I have also learned that while women are supposed to be less rule followers than men, they seem to be deadly serious about their dating rules (except, of course, when they are not). From experience, I have learned that if you break one of the rules (known or secret) that is usually it. There are, of course, exceptions but they seem to be fairly rare. In some cases, this response is reasonable. For example, if a woman has a rule that the guy cannot be sleeping with other women when they are dating, then it is fine for her to stop the relationship if she finds out the weasel is weaseling behind her back. In some cases, this response seems a bit insane. For example, if you cannot meet with a woman who has the three day rule until day four due to a good reason (work, for example) and she says “that’s it”, then that would be a bit crazy.

Naturally, it is good to have standards and some rules. However, I think it is a mistake to be strictly committed to rules that seem to be rather arbitrary. On the plus side, a person’s rules tell you a lot about her, so they can be very useful in making your own assessment.

I have most definitely learned that when a woman makes her dating rules known, that I have to either follow them or simply break things off at that point. If she is serious about her rules, then I should respect them. Also, from a practical standpoint, if I am unwilling to accept her rules then it is just going to end anyway-and probably in a bad way. If she is not serious about her rules, but makes it seem that she is, then she is being dishonest. I’d rather not be involved with someone who is not open and honest about her principles and standards.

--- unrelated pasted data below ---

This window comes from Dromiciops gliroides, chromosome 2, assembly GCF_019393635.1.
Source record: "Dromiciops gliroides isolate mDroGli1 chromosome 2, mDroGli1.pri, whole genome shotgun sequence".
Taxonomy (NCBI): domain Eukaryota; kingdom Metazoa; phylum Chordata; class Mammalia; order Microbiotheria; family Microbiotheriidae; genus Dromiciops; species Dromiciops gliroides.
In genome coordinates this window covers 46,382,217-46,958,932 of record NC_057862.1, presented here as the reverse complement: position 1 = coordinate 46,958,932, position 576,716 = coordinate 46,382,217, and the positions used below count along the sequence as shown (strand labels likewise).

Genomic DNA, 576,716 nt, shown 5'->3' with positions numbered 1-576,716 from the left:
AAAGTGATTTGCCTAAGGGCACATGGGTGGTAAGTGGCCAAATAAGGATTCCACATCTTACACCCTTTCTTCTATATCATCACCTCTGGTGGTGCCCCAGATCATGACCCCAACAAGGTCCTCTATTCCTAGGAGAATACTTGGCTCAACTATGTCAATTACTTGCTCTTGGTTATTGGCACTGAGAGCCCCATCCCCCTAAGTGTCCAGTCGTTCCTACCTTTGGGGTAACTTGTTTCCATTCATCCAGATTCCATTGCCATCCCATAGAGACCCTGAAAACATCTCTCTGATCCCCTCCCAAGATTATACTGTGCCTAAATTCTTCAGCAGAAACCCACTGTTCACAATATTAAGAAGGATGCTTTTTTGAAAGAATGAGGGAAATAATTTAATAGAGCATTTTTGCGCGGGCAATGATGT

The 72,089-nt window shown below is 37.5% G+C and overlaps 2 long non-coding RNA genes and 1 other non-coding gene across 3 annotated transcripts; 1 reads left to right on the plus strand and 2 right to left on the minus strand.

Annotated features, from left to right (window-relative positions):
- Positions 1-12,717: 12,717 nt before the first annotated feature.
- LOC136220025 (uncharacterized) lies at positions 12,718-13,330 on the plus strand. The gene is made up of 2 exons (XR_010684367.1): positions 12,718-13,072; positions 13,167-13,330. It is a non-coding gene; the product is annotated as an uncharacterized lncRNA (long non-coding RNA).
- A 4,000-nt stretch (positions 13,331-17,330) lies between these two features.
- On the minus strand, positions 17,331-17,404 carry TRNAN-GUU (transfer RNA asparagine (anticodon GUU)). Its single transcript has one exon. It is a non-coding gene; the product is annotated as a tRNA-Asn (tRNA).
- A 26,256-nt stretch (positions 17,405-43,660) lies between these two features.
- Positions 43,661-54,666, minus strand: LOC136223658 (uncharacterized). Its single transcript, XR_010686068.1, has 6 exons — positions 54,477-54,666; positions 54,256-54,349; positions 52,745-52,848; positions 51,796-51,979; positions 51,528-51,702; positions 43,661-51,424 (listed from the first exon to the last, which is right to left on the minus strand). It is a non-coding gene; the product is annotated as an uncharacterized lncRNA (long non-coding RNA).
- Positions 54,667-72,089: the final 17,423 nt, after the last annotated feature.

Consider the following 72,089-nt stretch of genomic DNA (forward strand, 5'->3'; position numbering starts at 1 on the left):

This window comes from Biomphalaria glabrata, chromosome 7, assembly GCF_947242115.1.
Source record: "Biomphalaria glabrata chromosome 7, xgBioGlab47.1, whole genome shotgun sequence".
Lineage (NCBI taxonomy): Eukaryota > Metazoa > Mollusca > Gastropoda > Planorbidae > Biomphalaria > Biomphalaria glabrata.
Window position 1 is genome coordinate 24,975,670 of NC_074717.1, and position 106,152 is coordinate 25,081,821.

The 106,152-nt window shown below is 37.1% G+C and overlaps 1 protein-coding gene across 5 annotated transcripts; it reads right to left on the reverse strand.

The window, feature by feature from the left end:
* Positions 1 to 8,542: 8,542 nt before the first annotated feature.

In my own case, I do have some basic dating rules. I don’t date women I work with, I don’t date women who are likely to try to kill me, I don’t date women who are addicted to drugs, I don’t date women who are emotionally deranged, and so on. Most of these rules are involved in keeping me and my pets alive and my stuff undamaged. I do not think I have any unreasonable rules. But, of course, everyone thinks his/her rules are just fine. So, perhaps I also have some crazy dating rules and don’t realize how crazy they are.

Fortunately, I am at the stage of my life where everything is quite good (aside from being single). As such, I have an excellent incentive to be cautious about dating: I have a lot to lose. So, I suppose my most basic rule is this: I won’t date anyone who will make my life worse. My other main rule is: I will date someone who makes my life better.